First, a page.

When Silvia Hsu opened her latest Con Edison utility bill, her heart dropped.
She was expecting her electric and gas bill to be around its monthly average of $250, but instead she received a bill for $670.
Hsu isn’t alone, as New Yorkers saw a spike in their energy bills for the month of January with cold weather creating an increased demand for natural gas.
Silvia and Kevin Hsu, tenants of an Astoria apartment building, called the utility company but were told that Con Ed couldn’t do anything about it.
“Purely from a resident perspective, what are we supposed to do?” asked Silvia. “We can’t afford this. Are they going to come in and give us some aid?”
Dimitri Kantzoglou, the building manager for the 36-unit apartment building, also says a tenant received a $14,000 bill from Con Ed before requesting a new and revised bill.
The utility company has yet to issue the tenant a new bill, he says, but a field technician is scheduled to visit the building on February 23. Another tenant in the building, George Tzoganakis, received a $300 bill for his 500-square-foot apartment.
“Personally, I’ve taken my bill off the automatic payment system because I don’t want to pay this bill until somebody comes and there is a final resolution,” said Kantzoglou. “I’m just waiting until the 23rd to see what happens.”
In his own first-floor apartment, Kantzoglou says the energy consumption that was quoted is “completely wrong.” He spent November through the beginning of January at home recovering from a procedure on his knee. He says he sometimes used a plug-in space heater for additional warmth, which never created spikes in his prior bills.
“There’s no way I used more heat in January than in December,” said Kantzoglou, citing a 40 percent increase in energy use than the prior month. “I can understand spikes in prices, but the usage doesn’t make sense.”
In response, city and state officials are urging the utility company to review their billing policies and practices, as well as provided financial aid for New Yorkers.
“The extreme utility bill increases we are seeing across the state come at a time when New Yorkers are already struggling financially following the COVID-19 pandemic,” said Governor Kathy Hochul. “Even though the spike we are seeing in electricity, natural gas and fuel prices were predicted and are due to severe winter weather, I am calling on Con Ed to review their billing practices because we must take unified action to provide relief for New Yorkers, especially our most vulnerable residents.”
A February 11th letter from the Public Service Commission (PSC) to Con Ed requested a detailed review of their billing practices.
“While the PSC and the utilities cannot control supply prices, utilities can improve their procurement and billing practices to reduce the likelihood of dramatic price swings in the future,” said PSC chair Rory M. Christian. “We are requiring Con Edison to address this going forward.”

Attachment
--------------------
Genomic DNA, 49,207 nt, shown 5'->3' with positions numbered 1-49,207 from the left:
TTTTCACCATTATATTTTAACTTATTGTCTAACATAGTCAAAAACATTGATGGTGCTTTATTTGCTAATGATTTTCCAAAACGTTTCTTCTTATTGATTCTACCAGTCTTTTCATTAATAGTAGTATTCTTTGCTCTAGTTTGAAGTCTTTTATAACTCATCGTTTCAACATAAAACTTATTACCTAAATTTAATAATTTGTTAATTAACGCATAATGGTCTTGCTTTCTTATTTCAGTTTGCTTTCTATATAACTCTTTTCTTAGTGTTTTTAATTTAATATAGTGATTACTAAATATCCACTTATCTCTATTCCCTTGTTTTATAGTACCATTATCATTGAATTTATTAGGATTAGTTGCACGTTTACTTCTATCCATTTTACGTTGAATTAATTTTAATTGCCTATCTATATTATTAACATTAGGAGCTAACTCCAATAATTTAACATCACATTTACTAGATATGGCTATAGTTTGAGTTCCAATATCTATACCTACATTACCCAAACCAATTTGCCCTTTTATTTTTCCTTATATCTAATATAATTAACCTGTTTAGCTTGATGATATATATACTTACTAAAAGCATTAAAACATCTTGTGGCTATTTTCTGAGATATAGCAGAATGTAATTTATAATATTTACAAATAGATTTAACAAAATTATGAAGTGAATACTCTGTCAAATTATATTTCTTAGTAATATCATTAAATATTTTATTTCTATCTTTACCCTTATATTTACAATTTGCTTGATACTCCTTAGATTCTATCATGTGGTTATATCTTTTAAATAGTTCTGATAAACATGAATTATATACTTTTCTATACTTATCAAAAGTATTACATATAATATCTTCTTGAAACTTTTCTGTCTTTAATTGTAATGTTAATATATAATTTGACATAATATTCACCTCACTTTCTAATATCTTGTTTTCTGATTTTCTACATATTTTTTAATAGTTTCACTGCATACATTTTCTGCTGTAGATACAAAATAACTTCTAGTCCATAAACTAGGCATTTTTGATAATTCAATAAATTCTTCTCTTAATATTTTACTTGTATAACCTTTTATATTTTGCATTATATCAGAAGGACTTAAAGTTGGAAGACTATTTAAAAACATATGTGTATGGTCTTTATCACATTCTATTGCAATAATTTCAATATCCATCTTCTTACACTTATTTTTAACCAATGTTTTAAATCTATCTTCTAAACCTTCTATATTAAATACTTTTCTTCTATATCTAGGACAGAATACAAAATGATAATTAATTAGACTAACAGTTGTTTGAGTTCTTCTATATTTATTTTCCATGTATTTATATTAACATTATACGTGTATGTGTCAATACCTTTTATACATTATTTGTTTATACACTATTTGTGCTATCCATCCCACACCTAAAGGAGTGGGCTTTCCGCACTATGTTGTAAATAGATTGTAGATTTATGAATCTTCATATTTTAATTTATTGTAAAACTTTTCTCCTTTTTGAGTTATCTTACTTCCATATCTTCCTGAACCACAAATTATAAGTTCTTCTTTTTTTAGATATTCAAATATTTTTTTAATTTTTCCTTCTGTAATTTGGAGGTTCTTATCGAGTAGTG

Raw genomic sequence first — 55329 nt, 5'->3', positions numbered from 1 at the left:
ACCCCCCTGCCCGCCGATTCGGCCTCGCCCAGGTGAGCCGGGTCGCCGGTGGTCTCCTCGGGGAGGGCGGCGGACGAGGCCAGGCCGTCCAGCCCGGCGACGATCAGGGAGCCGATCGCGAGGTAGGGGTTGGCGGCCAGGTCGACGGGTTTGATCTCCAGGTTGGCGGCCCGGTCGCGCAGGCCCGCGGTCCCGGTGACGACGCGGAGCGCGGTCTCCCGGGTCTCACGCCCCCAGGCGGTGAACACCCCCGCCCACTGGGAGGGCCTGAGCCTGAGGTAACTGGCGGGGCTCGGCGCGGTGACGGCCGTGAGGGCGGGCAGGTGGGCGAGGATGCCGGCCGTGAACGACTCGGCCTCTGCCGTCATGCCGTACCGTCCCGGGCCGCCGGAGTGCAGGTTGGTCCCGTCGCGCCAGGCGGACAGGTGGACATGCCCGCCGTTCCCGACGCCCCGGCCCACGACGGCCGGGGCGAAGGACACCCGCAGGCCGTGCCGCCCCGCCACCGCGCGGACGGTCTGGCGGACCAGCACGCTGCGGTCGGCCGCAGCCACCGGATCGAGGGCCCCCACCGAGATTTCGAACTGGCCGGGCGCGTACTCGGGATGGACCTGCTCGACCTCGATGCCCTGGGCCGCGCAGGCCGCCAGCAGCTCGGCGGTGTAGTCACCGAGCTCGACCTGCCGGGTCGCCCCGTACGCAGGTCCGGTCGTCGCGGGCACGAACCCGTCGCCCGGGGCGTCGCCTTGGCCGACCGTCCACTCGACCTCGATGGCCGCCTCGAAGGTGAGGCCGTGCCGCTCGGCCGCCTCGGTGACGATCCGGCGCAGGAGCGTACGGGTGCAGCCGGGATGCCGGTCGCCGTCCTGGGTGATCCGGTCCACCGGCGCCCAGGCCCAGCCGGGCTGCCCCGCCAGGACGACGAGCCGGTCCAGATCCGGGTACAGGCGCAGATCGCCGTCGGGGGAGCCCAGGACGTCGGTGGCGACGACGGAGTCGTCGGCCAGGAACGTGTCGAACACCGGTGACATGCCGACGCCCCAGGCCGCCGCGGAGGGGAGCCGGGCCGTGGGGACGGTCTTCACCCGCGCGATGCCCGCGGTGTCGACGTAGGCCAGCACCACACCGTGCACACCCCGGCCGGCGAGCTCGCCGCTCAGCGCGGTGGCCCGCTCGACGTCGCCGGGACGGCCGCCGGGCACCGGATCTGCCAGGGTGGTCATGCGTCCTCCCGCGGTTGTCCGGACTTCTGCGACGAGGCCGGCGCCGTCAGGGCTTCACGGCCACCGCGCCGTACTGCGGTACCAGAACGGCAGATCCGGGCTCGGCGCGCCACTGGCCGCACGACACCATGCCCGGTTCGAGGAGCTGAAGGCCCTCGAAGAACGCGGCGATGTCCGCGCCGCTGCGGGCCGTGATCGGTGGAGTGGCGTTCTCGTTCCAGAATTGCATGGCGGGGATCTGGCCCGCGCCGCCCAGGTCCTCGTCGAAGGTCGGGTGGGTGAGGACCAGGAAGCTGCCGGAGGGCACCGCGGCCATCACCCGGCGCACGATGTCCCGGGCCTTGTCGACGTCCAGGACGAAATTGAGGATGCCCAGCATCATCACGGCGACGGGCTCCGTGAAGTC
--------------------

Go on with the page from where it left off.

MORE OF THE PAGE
The utility company will comply with the requests.
“Con Edison is taking action to address the increase in energy supply costs and its impact on our customers,” said a spokesperson. “We are reviewing all of our practices that affect customer supply costs, including our energy-buying practices, the tools we use to reduce supply price volatility, the way we communicate changes in supply prices, and our programs to help customers who have fallen behind on their bills.”
Con Ed also sent out an email to its customers last Friday saying that bills may be higher this month, “even if you didn’t use more energy than usual.”
The company puts most of the blame on varying energy supply costs, which are out of their control.
“Con Edison buys energy on the wholesale market and provides it to customers at the same price we paid without a profit,” the email continued. “We don’t generate electricity.”
Bills received by Con Ed have both a delivery charge and a supply charge. The regulated delivery costs are approved by state agencies and are not subject to market changes.
The unregulated supply costs and fees are not set by Con Ed, and are collected and distributed without making a profit. By law, Con Ed is not allowed to earn a profit from selling electricity.
In January, the utility company filed for an increase for electric and gas rates with the PSC. The request would raise both electric and gas delivery rates at a cost of $1.2 billion and $500 million, respectively.
The new rates could become effective January 1, 2023.
Aid is available for New Yorkers via the Home Energy Assistance Program to avoid any potential service interruptions. Applicants must meet the eligibility requirements, which vary by income and household size.
For tenants like the Hsu’s, a warning of a larger bill would have been appreciated. Upon reading their latest bill, Silvia was hesitant to share the amount with Kevin.
“We are in a very tight spot financially,” she said. “I was born and raised here. I told him my entire life that I’d never move out of here. Now I’m like, why am I living here? You’re literally paying for a zip code.”